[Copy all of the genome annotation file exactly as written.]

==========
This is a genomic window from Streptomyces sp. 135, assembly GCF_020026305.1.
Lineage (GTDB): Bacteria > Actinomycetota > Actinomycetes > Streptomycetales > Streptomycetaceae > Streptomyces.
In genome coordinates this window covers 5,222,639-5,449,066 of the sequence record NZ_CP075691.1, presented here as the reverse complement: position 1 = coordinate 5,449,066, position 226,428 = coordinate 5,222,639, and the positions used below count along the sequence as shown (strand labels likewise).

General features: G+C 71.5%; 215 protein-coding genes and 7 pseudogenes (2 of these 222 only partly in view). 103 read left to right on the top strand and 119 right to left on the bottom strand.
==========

This is a genomic window from Streptomyces sp. 135, assembly GCF_020026305.1.
Lineage (GTDB): Bacteria > Actinomycetota > Actinomycetes > Streptomycetales > Streptomycetaceae > Streptomyces.
In genome coordinates this window covers 5,222,639-5,449,066 of the sequence record NZ_CP075691.1, presented here as the reverse complement: position 1 = coordinate 5,449,066, position 226,428 = coordinate 5,222,639, and the positions used below count along the sequence as shown (strand labels likewise).

General features: G+C 71.5%; 215 protein-coding genes and 7 pseudogenes (2 of these 222 only partly in view). 103 read left to right on the top strand and 119 right to left on the bottom strand.